Thanks to the Independent and Daily Mail newspapers I now know that Channel Four are going to be running a five part series about life drawing during the Summer. Initially I thought they’d probably get someone like Alan Carr or Justin Lee Colins to present it but this is apparently going to be a serious treatment and will be shown at 6 oclock for five consecutive evenings in July, although there’s already been a lot of “educational” nudity on tv lately so I guess we’ll have to wait and see. The articles focus on the channel’s past history of provocative tv programming, how life drawing has fallen from favour and is no longer taught in a lot of art colleges and also why it’s proper art and not just a bunch of people staring at ladies without any clothes on. Or something.
As someone who runs a life drawing class I have a bit of sympathy with those people who question the need for nudes. I’ve taught a few figure drawing classes for beginners where the model has been partially clothed and in my opinion as long as you see how most of the bits and pieces connect with each other I think it’s a pretty valid excercise. At various times men have been required to wear loin clothes and women masks to protect their modesty so nudity is not actually a given. The following is from the excellent “Masters and Pupils-The Artistic Succession from Perugino to Manet” by Gert-Rudolf Flick” and is worth quoting at length.
“If male models were sometimes hard to come by, it was even more difficult to find women who were willing to pose, especially in the nude. Indeed, female nude models only became the norm in the last decades of the nineteenth century, which is remarkable given the importance of life drawing in the Western tradition, and the centrality of the female nude in Renaissance and post-Renaissance painting. The availability of drawing from the female nude remained so unusual, indeed, that when William Hogarth re-founded the St Martin’s Lane Academy in London in 1735, the regular presence of a female model, and the chance to draw ‘the naked’, was one of his prime means of promotion.
Sixteenth- and seventeenth-century Bologna might perhaps be perceived as in some respects a provincial centre, but even, in larger cities laws were sometimes enacted forbidding women to pose nude. In the Accademia di S Luca in Rome, for example, only male models could pose without clothes. For a woman it was strictly forbidden to pose nude, or even clothed, and a fine of 10 scudi was imposed for each violation. To overcome this problem Leonardo da Vinci had already recommended working from drawings of the masters, or from three-dimensional models, such as bronzes or plaster casts. Artists had to face up to the task of painting the female nude without having seen too many in the flesh, but in practice they refused to be defeated by this problem. They could resort to the advice of Leonardo, or they would perforce model the female figure after the male model, and it is sometimes observed that Michelangelo’s female nudes appear to have male torsos but with breasts superimposed.”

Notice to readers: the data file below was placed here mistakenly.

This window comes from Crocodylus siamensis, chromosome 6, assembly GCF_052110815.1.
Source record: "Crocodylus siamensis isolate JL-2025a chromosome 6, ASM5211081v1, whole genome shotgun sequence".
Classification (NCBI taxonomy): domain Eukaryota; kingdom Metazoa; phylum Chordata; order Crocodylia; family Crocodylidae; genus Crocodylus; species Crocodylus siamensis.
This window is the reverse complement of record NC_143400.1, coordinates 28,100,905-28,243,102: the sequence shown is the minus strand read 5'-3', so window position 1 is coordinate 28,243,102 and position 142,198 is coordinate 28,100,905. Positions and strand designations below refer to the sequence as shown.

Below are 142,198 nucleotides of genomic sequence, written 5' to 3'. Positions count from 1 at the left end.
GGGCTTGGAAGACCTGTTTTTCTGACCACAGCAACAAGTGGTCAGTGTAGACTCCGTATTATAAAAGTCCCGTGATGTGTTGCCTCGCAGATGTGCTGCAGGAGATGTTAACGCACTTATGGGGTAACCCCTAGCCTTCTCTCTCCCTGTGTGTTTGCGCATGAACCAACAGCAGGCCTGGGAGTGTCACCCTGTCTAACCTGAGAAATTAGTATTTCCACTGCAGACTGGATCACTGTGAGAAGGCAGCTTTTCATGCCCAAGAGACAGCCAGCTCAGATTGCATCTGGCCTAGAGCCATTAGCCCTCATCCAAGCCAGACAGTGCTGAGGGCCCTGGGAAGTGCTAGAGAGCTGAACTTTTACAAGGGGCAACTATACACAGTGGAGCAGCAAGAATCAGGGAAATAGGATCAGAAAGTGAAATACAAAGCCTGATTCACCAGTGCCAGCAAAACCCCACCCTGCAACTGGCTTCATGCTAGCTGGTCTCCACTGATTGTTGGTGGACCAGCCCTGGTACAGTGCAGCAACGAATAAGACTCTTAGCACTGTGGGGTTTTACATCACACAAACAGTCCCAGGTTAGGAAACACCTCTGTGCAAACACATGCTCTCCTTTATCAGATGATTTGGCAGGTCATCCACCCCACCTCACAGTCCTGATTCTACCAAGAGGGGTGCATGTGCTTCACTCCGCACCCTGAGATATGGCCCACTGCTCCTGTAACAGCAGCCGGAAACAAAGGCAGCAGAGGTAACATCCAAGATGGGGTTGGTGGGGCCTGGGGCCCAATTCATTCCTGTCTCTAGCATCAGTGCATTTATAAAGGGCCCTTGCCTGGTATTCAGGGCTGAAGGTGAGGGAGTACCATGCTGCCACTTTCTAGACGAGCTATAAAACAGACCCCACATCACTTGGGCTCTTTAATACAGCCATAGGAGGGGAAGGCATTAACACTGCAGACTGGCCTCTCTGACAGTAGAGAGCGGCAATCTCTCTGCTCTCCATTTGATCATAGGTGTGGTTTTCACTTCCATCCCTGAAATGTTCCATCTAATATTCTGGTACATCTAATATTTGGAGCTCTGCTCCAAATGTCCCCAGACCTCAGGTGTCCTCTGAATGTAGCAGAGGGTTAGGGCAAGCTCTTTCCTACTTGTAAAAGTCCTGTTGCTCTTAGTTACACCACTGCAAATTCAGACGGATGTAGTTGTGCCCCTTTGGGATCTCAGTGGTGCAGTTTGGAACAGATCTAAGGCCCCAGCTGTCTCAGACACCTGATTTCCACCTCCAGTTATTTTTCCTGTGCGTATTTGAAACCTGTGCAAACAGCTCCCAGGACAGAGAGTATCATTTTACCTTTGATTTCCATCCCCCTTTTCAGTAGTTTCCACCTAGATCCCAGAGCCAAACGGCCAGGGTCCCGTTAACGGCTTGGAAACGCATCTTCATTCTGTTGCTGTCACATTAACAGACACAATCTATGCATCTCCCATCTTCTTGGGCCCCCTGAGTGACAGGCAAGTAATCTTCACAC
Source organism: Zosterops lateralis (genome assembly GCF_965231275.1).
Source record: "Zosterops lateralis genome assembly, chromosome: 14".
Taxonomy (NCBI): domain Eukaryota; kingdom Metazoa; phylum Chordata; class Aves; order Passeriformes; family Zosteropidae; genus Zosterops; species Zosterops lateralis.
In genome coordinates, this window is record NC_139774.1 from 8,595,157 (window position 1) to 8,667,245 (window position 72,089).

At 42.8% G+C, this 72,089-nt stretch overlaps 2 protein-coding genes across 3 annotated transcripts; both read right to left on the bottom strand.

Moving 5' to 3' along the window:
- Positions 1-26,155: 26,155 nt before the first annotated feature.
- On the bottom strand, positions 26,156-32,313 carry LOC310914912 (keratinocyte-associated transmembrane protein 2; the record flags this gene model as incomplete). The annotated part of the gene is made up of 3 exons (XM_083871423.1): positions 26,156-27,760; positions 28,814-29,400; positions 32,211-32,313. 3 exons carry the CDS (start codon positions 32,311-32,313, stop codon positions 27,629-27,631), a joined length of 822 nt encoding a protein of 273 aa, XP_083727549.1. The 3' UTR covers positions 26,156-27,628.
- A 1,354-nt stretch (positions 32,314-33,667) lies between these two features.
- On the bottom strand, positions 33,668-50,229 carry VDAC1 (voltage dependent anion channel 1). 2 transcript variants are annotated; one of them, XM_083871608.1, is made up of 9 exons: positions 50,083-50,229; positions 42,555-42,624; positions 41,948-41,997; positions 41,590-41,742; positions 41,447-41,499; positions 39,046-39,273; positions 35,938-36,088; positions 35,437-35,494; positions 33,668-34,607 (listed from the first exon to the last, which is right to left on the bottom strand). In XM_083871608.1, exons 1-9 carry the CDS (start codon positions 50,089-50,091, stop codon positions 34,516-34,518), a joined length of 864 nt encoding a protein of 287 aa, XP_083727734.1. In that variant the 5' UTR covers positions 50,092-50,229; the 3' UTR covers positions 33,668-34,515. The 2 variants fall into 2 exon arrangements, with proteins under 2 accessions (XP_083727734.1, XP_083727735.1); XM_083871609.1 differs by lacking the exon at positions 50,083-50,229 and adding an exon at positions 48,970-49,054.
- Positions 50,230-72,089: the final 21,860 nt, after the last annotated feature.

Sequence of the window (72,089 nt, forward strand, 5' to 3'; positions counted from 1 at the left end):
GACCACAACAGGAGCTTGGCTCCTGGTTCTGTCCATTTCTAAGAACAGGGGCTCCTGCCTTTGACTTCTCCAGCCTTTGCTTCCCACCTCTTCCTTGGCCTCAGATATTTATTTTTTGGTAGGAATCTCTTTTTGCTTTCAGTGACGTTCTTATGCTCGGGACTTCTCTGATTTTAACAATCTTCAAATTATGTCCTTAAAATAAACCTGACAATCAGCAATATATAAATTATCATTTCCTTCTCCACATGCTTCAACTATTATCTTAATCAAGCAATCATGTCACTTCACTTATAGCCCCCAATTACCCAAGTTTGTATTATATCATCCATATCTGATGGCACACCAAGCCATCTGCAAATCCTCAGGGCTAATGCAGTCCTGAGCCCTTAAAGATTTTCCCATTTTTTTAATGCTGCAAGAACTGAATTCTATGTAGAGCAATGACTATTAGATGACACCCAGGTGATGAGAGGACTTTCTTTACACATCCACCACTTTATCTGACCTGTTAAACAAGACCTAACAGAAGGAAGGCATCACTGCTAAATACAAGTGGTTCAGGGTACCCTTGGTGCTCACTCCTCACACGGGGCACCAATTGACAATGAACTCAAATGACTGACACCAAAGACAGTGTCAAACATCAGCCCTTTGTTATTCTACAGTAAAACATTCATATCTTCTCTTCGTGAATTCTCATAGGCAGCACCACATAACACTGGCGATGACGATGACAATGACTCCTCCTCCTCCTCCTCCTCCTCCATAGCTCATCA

But, on the other hand the nude has a long history in art going right back to the Ancient Greeks. It is a vehicle or a subject that allows the depiction of humans as they essentially are, stripped of clothes yes but also of any kind of badges of wealth and status. It’s a powerful genre, one of the few really lasting ones that can also be continually reinterpreted by successive generations of painters. Once upon a time it may indeed have been about celebrating the body beautiful but in our own day painters such as Lucien Freud and Francis Bacon have been far more likely to depict the naked human form as if it were a slab or meat on some kind of makeshift operating table than in an erotic sense. Boucher’s nudes may have been pretty hot in their day but the souls of the damned in Hans Memling’s “The Last Judgement” are nude also.
If you banned all nudes from art and forced artists to make all their figures semi-clothed would it not also be true that they’d look even more sexualised and pinup like?
I’m also a bit suprised when people talk about the nudity as if it were the first time that it had actually occurred to anybody, let alone an artist that depicting the naked human form could be in some way problematic. That tension between what makes a painting a work of art or a pin up is something that we can see in Manet’s “Olympia” for example where his contemporaries were more than happy to see sexualised pretty young women standing in for Greek godesses as long as their eyes were averted but couldn’t cope with a depiction of a contemporary Parisian type on a bed looking straight out of the canvas.
In truth though I think it’s like trying to explain anything to a non-enthusiast. If you’re interested in art you’ll get it, if not you won’t. I can see some interest in kicking a football around a pitch but not enough to inspire the levels of devotion that David Beckham does.
Apparently ( This is where the whole project really starts to go off in the deep end folks) viewers at home will get to draw models on the screen and get tips as they do so. I can’t wait to see how that’s going to work. Just remember kids: Despite what they may have told you at art college it’s just plain wrong to trace around the image on the screen with felt tips!